Ruling that union must pay for riot damage 'massive victory': DA
A Constitutional Court ruling on Wednesday holding trade union Satawu liable for a riot damage claim was a massive victory, the Democratic Alliance said.
"For too long, Cosatu (the Congress of SA Trade Unions) and its affiliates have been allowed to engage in violent and chaotic strikes without any repercussions," DA MP Ian Ollis said.
In a statement, he said the ruling set a precedent that would force the unions to keep better discipline at marches, pickets and strikes.
The DA wanted the ruling to apply to any and all cases of violent strikes which resulted in damage to property.
"I will, therefore, continue pushing for an amendment to the Labour Relations Act to explicitly hold unions liable for damage during strikes, in any and all cases.
"This ruling must be written into the letter of the law to stop the practice of violent, chaotic and disorganised strikes once and for all," Ollis said.
The court ruled that the SA Transport and Allied Workers' Union was responsible for damages caused during a march in Cape Town in May 2006.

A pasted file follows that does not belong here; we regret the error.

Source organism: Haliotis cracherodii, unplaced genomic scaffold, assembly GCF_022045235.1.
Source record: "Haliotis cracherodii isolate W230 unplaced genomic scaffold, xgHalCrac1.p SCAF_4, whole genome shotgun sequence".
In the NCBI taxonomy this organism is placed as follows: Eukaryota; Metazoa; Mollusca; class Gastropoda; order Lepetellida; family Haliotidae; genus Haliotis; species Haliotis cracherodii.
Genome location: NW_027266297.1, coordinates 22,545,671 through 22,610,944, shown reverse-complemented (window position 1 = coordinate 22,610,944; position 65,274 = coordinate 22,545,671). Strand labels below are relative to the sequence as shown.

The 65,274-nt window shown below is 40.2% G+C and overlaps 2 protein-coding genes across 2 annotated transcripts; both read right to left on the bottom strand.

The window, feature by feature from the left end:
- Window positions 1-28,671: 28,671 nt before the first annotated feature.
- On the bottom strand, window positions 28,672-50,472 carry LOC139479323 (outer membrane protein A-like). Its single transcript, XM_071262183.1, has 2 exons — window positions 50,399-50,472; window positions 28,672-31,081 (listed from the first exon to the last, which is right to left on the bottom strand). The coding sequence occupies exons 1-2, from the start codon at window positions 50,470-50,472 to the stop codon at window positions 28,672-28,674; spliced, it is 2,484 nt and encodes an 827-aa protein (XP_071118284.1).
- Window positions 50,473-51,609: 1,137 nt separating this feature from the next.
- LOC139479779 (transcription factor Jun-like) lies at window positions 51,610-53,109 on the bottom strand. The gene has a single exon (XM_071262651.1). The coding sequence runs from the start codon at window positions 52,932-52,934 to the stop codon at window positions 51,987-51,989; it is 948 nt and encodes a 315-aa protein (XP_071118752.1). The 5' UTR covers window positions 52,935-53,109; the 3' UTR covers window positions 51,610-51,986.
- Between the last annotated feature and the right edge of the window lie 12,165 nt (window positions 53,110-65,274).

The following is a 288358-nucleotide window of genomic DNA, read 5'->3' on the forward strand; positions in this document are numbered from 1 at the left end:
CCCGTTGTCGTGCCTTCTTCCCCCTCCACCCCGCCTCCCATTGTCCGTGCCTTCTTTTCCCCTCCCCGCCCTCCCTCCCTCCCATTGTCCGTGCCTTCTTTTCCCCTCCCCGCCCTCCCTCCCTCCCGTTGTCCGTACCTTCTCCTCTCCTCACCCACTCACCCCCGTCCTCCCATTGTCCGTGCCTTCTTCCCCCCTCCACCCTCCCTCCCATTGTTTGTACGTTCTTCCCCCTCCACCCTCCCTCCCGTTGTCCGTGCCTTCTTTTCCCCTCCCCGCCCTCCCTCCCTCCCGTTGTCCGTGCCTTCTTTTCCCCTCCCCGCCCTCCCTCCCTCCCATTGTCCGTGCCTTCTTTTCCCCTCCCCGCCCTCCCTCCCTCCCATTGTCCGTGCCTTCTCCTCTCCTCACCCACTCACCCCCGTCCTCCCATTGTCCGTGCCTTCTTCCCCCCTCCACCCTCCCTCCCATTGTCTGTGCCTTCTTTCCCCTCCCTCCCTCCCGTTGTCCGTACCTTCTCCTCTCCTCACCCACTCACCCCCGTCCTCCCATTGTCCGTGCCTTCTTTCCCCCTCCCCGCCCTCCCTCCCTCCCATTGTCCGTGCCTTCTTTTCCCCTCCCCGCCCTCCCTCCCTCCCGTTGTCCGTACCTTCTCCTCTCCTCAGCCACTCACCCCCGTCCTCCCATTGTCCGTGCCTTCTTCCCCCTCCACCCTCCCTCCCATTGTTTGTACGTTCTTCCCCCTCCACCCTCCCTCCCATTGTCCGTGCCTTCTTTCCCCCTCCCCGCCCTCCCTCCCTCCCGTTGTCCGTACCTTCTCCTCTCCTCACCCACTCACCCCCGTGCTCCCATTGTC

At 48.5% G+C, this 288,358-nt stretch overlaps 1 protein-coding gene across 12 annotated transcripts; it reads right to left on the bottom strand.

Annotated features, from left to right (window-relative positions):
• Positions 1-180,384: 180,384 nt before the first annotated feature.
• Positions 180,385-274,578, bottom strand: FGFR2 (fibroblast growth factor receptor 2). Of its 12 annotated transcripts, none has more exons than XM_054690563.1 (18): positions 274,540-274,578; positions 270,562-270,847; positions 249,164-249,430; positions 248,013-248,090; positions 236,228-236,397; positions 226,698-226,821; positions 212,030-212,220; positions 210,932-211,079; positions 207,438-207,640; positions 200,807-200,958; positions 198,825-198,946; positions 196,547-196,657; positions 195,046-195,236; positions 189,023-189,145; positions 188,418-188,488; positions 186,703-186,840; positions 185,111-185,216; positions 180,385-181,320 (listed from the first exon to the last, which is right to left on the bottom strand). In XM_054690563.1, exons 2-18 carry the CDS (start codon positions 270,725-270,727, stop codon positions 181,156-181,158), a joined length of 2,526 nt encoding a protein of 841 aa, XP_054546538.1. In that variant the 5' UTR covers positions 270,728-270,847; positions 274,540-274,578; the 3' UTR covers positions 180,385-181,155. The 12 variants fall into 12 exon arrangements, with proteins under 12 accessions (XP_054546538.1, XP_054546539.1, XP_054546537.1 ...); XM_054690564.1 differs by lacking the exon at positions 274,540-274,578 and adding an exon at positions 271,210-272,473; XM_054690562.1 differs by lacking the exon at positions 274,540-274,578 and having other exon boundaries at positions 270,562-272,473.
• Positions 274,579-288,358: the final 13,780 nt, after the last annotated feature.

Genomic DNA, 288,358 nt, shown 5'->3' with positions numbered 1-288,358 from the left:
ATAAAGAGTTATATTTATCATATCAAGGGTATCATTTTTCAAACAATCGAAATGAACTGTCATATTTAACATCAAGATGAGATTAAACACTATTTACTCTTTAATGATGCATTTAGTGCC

It found that the Regulation of Gatherings Act afforded victims effective recourse when a gathering became destructive and resulted in injury, loss of property, or life.
"The organisations are intimately involved in the planning, supervision, and execution of the gathering, but the potential victims are not," Chief Justice Mogoeng Mogoeng said in the ruling.
"Because of this, the organisations would be in a better position than innocent victims to identify individuals or institutions which caused the damage."
He said Satawu had the opportunity of a "soft landing" if it could track down those responsible for the damage caused during the protest and recoup its loss from them.
The union appealed this decision twice and on both occasions it was turned down.